853-0064-00LMilitary Sociology IO3 credits2VT. Szvircsev Tresch, S. De Rosa, T. Ferst
AbstractBeside of the most important terms of sociology, demographic changes and the related value and structure change will be analysed. The second part focuses on organizational sociology. Thirdly, the course examines to which extent armed forces can be considered as organizations like any other and to which extent they constitute a special case from an organizational and normative point of view.
ObjectiveRecognize and explain current changes (social change) in modern society (individualisation, pluralisation); describe demographic changes in Switzerland; explain the structures of societies; define issues and fields of research in modern military sociology and explain the foundations of organisational sociology; explain the military in terms of organisational sociology and identify specific traits of the military as an organisation.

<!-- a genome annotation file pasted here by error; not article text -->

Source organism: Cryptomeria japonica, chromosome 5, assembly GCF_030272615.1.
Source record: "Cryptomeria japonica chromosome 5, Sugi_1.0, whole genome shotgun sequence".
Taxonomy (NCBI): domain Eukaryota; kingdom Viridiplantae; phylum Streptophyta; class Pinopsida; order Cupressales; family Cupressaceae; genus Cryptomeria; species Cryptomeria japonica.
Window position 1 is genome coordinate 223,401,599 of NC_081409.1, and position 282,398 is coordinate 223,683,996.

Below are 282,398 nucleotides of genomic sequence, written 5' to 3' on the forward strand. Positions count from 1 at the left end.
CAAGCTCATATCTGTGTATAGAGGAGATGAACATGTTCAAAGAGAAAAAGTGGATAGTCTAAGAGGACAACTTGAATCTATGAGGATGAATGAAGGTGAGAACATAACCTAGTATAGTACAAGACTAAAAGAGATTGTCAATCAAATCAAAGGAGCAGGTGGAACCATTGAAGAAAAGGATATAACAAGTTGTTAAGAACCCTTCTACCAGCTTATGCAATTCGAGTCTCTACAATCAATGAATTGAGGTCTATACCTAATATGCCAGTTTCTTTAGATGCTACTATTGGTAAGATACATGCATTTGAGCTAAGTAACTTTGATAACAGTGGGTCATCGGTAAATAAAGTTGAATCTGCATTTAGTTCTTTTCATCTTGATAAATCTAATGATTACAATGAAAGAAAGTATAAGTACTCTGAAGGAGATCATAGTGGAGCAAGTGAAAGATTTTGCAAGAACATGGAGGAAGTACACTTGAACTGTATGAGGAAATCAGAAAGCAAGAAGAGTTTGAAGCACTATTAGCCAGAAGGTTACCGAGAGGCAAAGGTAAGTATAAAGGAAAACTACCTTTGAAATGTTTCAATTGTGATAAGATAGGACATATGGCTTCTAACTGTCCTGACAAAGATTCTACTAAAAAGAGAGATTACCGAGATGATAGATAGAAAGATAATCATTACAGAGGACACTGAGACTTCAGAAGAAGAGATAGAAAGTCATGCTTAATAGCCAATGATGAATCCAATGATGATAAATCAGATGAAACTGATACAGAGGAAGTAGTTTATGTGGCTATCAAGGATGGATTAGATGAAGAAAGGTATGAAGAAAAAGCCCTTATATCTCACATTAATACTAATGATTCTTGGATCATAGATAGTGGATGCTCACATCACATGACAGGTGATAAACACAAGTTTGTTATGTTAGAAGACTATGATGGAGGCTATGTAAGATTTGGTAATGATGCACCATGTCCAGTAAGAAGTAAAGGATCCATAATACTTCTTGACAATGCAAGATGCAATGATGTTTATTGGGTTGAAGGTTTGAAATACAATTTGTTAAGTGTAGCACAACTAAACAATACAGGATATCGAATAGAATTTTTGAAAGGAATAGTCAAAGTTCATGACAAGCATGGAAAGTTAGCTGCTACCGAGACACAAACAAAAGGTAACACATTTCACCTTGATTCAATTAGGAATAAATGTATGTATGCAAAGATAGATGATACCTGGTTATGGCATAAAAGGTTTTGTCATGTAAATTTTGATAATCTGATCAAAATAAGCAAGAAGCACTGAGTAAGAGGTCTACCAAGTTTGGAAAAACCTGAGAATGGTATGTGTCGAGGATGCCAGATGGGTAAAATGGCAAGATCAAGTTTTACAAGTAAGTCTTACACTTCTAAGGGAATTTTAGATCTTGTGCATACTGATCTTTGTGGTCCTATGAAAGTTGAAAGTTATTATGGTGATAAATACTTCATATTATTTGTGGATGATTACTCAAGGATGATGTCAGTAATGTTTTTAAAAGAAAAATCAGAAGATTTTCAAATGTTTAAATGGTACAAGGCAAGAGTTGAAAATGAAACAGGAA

ContentSocietal change; organizations as societal phenomena; aims, structures, environments of organizations; specifics of the military as an organization; impacts of technological and societal changes on the armed forces in modern societies.
LiteratureA reader with a set of texts will be handed out.
853-0033-00LLeadership I Restricted registration - show details
For BA Public Policy and DAS Military Sceinces only.
O3 credits2VF. Kernic, F. Demont, M. Holenweger
AbstractThe lectures "Leadership I" (WS) and "Leadership II" (SS) have been designed as a two-semester lecture series, but may also be followed independently of one another or in reverse order. "Leadership I" covers the following fields: leadership basics, leadership theories and leadership styles, the concept of leadership responsibility and the role of communication in practical leadership.